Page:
HP Licenses Technology to Create Nanoscale Electronic Devices

May 02, 2007

HP today announced that it is beginning to reap returns from its 10-year investment in nanoscale electronics with the licensing of technology that could enable the fabrication of semiconductor chips significantly more powerful than those available today.

The technology involves a process called nanoimprint lithography (NIL) – a method of literally stamping out patterns of wires less than 50 atoms wide on a substrate. HP Labs researchers have created patented NIL technology, which has enabled the fabrication of laboratory prototype circuits with wire widths of 15 nanometers – about one-third the dimension of the features in the most advanced circuits that will be commercially available this year.

Once the NIL “master” is created, copies can be stamped out quickly and inexpensively, like manufacturing CDs or phonograph records. The patterns are then filled in with metals for the wires.

HP has licensed the technology to Nanolithosolutions, Inc., of Carlsbad, Calif., which has developed a tool based on HP’s technology. The tool consists of a module that fits into a mask aligner. The module is used to create the patterns for wires and transistors on a substrate. The tool is simple and inexpensive to use and turns commonly available mask aligners into high-resolution NIL machines. The technology is also being offered to others through HP’s Intellectual Property Licensing organization.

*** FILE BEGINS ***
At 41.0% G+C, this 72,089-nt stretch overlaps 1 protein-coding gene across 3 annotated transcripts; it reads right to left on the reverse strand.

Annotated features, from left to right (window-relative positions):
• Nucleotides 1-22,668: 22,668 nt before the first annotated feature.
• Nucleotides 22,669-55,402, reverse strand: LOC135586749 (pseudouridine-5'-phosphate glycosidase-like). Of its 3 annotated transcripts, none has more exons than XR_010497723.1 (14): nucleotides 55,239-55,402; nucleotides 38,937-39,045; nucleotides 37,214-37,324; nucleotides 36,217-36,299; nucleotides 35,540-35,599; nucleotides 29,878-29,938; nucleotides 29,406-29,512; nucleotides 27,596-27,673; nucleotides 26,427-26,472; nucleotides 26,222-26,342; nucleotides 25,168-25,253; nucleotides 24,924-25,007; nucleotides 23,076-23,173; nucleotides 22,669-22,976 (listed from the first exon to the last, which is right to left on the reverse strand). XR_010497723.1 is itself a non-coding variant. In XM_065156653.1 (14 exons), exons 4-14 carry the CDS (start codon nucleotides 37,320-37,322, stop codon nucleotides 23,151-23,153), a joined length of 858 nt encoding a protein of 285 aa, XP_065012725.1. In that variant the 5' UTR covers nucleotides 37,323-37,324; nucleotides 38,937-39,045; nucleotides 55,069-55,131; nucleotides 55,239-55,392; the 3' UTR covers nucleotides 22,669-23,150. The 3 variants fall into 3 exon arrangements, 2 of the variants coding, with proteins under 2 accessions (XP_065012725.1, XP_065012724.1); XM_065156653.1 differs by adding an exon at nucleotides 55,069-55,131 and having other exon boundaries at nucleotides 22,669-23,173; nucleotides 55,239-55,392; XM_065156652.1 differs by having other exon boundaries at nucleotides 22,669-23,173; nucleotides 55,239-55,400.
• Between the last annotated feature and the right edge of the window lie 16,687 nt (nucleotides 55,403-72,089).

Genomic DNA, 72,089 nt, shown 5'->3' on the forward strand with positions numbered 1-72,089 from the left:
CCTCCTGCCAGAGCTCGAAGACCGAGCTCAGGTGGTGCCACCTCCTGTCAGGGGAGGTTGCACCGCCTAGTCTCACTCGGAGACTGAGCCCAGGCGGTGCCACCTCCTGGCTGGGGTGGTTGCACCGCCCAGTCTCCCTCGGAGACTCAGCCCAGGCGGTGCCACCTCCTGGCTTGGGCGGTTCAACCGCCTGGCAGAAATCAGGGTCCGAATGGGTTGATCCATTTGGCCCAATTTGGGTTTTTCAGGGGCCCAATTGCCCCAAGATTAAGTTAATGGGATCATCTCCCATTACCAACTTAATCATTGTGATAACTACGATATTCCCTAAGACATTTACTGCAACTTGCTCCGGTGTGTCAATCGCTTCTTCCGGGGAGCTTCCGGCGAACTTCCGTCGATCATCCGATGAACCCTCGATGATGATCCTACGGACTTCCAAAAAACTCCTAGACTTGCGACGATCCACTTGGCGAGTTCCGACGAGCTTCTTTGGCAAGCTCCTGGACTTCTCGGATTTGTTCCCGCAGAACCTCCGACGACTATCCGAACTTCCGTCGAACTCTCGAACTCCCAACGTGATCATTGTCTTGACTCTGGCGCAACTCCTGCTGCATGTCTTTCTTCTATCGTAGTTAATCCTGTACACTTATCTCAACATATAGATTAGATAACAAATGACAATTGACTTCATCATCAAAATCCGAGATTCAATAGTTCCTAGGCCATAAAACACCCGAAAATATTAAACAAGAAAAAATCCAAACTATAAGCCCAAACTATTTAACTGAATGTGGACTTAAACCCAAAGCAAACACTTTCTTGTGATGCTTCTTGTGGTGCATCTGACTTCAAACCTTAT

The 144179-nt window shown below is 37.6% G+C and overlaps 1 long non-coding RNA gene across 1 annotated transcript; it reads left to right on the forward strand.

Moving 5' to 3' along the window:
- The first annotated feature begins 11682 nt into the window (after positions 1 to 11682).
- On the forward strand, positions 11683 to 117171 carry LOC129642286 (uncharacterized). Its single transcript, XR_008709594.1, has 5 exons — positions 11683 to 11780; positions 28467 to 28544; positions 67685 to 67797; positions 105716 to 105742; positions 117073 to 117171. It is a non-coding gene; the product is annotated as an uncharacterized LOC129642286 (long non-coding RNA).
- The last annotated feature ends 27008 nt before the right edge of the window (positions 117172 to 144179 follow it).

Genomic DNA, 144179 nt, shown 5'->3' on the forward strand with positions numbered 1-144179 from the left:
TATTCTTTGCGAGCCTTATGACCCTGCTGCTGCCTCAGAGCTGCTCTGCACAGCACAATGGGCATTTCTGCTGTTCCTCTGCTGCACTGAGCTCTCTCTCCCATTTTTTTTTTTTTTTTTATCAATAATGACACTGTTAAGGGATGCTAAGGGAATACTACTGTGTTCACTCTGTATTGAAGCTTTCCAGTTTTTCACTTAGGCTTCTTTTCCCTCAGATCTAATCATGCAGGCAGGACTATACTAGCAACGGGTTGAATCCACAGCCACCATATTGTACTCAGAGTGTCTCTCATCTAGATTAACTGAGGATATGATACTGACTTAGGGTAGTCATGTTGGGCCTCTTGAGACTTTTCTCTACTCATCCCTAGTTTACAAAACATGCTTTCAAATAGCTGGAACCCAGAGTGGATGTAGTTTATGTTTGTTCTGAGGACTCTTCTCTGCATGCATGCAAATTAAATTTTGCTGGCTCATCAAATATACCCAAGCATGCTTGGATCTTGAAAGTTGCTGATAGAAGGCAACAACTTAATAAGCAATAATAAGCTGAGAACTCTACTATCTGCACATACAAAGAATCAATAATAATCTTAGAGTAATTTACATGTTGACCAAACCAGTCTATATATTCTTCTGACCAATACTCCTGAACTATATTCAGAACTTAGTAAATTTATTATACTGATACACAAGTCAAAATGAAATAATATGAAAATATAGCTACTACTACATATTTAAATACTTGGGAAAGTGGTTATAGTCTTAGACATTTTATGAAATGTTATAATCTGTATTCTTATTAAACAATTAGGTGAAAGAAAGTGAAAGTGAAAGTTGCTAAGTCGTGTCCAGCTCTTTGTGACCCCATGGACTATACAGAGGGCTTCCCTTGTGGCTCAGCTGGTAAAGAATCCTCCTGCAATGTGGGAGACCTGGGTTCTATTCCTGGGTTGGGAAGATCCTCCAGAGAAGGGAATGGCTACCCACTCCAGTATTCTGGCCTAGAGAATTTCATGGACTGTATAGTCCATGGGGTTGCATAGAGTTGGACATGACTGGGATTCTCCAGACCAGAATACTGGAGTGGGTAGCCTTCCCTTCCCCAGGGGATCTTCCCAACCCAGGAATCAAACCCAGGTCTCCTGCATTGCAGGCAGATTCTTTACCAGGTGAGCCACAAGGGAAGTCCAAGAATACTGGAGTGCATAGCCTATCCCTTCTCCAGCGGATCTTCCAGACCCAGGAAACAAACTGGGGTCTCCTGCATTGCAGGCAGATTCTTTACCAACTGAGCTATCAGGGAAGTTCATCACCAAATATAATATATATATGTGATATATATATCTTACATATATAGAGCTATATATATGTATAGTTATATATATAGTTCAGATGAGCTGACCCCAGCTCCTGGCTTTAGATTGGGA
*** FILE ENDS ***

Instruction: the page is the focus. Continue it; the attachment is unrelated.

“By building on HP’s extensive research in nanoimprint lithography, we believe we have a tool that will enable reliable, repeatable processes for exploring biochips, photonics chips and many other applications,” said Bo Pi, chief executive officer, Nanolithosolutions. “We believe this will be an extremely useful tool for academic and commercial users worldwide because it will be about a tenth the cost of current technology.”

Nanolithosolutions was created by Pi and Yong Chen, a UCLA professor and former member of HP Labs. HP also has an equity stake in the company. Further details of the arrangements were not disclosed.

“Because HP and other companies need unique tools to conduct nanoscale research and development, we created the underlying technology that makes this tool possible,” said Stan Williams, HP Senior Fellow and director, Quantum Science Research, HP Labs. “But we rely on innovative companies like Nanolithosolutions to do the additional engineering necessary to make user-friendly tools commercially available. This will help create future generations of chips that will go beyond the capabilities of today’s fabrication technologies at an affordable cost.”

Source: HP

Explore further: Optical resonance-based biosensors designed for medical applications

Related Stories

Sodium pump could act as molecular light switch

Apr 10, 2015

Scientists from Jülich, Grenoble, Frankfurt and Moscow uncovered the atomic structure of KR2, a light-driven transporter for sodium ions which had only recently been discovered. Based on the structural information ...

Recommended for you

The microscopic topography of ink on paper

Apr 14, 2015

A team of Finnish scientists has found a new way to examine the ancient art of putting ink to paper in unprecedented 3-D detail. The technique could improve scientists' understanding of how ink sticks to ...

User comments : 0

Please sign in to add a comment. Registration is free, and takes less than a minute. Read more

Click here to reset your password.
Sign in to get notified via email when new comments are made.